The settlements stem from charges of retaliation the workers filed during the strike IUOE union bosses ordered in mid-2019. London and Nevins ended their union memberships and chose to keep working. Read More
Officials with the Atlanta-based Delta Airlines would not comment Monday after a rabbi accused the airline of anti-Semitism. This, after airline officials barred a group of Orthodox Jewish girls from boarding a flight from Amsterdam to New York last week — and then removed them from another flight the next day, according to BusinessInsider.com Read More
The battle over a November ballot measure to replace the Minneapolis Police Department (MPD) is now subject to a lawsuit, as anti-police activists cry foul.
“The Yes 4 Minneapolis campaign filed a lawsuit against the city and the city clerk’s office,” Fox 9 reported. “The group accuses the city of ‘attempting to mislead voters’ about a proposed amendment that would replace the MPD with a department of public safety.” Read More
RICHMOND, Virginia – After hammering out a compromise between the House of Delegates and the Senate, the Virginia General Assembly voted to send its American Rescue Plan Act (ARPA) budget bill to Governor Ralph Northam. The bill passed the House 78-20 and passed the Senate 23-16.
Senate Finance Committee Chair Janet Howell (D-Fairfax) said that she and other senators fought for the Senate’s amendments in a conference committee with representatives from the House.
“As you look at the conference report you will see that on several items our position was affirmed, and on others we were able to compromise,” she reported to the Senate. Read More
Arizona Attorney General Mark Brnovich launched an investigation into Maricopa County Board of Supervisors’ refusal to comply with subpoenas issued by the state legislature.
In ignoring the subpoenas, the officials have declined to provide the state legislature, who is conducting a forensic audit of the November 2020 election, additional information and election routers. Read More
Ohio crossed a COVID-19 vaccine milestone over the weekend as more than 50% of the state’s eligible population reached partial or fully-vaccinated status while masking and social distancing requirements continued to vary throughout the state.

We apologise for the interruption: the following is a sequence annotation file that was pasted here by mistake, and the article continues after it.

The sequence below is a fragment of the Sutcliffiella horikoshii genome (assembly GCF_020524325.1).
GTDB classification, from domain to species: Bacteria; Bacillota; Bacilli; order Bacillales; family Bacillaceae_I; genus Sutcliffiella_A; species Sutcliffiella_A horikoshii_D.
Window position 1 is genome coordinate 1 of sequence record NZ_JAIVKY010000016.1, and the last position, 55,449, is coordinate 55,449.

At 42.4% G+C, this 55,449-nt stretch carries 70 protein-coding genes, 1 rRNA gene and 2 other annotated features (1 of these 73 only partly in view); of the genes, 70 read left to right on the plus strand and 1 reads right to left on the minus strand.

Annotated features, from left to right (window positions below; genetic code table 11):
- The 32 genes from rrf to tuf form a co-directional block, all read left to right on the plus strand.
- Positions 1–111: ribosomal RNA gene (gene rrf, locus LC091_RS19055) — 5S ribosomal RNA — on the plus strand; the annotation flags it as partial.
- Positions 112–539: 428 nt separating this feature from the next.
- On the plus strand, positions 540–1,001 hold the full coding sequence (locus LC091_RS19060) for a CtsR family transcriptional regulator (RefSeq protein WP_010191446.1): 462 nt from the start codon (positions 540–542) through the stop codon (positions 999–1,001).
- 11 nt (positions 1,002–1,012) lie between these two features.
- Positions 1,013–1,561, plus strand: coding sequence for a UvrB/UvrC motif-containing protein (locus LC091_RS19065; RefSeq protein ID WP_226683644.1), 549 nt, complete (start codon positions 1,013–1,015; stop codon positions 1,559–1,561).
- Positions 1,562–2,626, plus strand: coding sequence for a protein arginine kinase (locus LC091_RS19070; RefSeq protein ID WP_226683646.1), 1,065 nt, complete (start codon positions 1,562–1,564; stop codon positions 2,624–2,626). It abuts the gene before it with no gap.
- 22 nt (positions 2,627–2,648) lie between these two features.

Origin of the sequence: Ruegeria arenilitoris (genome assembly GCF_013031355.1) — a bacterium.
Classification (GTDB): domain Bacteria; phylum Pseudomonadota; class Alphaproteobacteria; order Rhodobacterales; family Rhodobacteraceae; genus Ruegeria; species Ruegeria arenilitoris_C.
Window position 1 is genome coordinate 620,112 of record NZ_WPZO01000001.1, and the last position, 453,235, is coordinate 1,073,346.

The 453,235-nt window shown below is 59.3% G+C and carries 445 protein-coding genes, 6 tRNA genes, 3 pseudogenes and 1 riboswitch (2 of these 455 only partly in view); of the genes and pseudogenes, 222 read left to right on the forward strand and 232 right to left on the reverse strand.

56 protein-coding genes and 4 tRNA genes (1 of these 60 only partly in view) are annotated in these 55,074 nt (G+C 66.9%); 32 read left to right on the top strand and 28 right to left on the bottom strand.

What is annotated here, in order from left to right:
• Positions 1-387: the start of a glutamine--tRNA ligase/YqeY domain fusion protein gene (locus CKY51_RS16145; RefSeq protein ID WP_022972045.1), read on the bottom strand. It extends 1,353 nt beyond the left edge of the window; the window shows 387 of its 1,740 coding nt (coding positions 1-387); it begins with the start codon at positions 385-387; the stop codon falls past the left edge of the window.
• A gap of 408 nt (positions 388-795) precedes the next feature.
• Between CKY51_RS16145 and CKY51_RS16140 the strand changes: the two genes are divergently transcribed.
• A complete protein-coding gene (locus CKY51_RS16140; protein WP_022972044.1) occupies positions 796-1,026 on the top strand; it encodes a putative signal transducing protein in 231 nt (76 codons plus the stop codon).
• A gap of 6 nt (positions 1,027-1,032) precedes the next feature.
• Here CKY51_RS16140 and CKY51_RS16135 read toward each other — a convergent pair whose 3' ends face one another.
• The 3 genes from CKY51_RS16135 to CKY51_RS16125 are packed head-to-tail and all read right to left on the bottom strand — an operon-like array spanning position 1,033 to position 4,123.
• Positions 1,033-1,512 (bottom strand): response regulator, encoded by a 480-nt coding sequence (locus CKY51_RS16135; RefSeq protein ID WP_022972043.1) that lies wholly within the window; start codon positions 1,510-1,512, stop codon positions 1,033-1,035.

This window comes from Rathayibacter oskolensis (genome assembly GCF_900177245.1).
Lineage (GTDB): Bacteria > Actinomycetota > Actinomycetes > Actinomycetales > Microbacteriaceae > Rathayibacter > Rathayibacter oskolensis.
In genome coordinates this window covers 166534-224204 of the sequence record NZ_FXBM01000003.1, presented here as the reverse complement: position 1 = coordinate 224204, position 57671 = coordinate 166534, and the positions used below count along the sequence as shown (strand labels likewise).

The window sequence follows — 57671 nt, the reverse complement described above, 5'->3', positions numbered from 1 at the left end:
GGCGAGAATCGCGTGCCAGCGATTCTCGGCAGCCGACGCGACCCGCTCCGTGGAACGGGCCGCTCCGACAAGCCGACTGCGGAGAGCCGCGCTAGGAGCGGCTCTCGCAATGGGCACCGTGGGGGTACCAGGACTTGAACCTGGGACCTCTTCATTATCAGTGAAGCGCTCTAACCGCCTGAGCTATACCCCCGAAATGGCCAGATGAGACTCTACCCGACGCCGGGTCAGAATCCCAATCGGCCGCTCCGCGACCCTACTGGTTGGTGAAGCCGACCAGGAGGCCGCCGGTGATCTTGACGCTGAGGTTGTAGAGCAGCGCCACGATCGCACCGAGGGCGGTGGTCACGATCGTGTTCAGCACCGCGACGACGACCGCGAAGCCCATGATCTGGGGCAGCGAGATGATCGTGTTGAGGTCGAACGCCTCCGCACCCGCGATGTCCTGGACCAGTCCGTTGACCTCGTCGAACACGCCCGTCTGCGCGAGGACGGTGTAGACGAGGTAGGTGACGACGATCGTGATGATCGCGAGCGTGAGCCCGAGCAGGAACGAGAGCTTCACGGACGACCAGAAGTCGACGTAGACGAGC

Gov. Mike DeWine announced over the weekend the state passed 50% of eligible Ohioans at least starting the vaccine process, along with the increase in vaccinations in 85 of the state’s 88 counties. At the same time, Ohio’s reported cases Friday rose to 1,666 new daily cases and 24 deaths. Read More
Word in Richmond is that the Virginia Senate — the more congenial of the two halves of the General Assembly — is looking to include the Virginia Republican idea that all law enforcement professionals should be extended a one-time $5,000 bonus.
House Democrats in the more rambunctious chamber are digging their heels in deep with a firm and potentially election hinging NO. Read More
Leon County, Fla. School Board Member Roseanne Wood posted on Facebook she received word Maclay School, in Tallahassee, has reinstated their mask mandate for students, which she initially claimed happened to be where Florida Governor Ron DeSantis sends his children to school. Read More
“I just got word through the listserv at Maclay – where Ron DeSantis is sending his children – has rescinded their opt-out policy and is requiring masks of all people on campus for the beginning of school,” the post said. “Wise decision! Safety first.”
A Miami-based federal judge granted a request from Norwegian Cruise Line and has issued a preliminary injunction blocking a Florida law banning vaccine passports.
Florida Governor Ron DeSantis signed the law after this past Spring’s legislative session, which says no business operating in Florida may require customers or patrons to prove they are vaccinated against COVID. Read More
Florida Agriculture Commissioner Nikki Fried falsely claimed on Twitter on Sunday the Florida Department of Health (FDOH) is no longer reporting COVID deaths by age group. Read More
Members of the Williamson County School (WCS) Board are scheduled to meet Tuesday evening to discuss COVID-19 safety protocols. An agenda sheet for Tuesday’s scheduled meeting does not say whether board members will discuss whether to mandate COVID-19 masks for students. Read More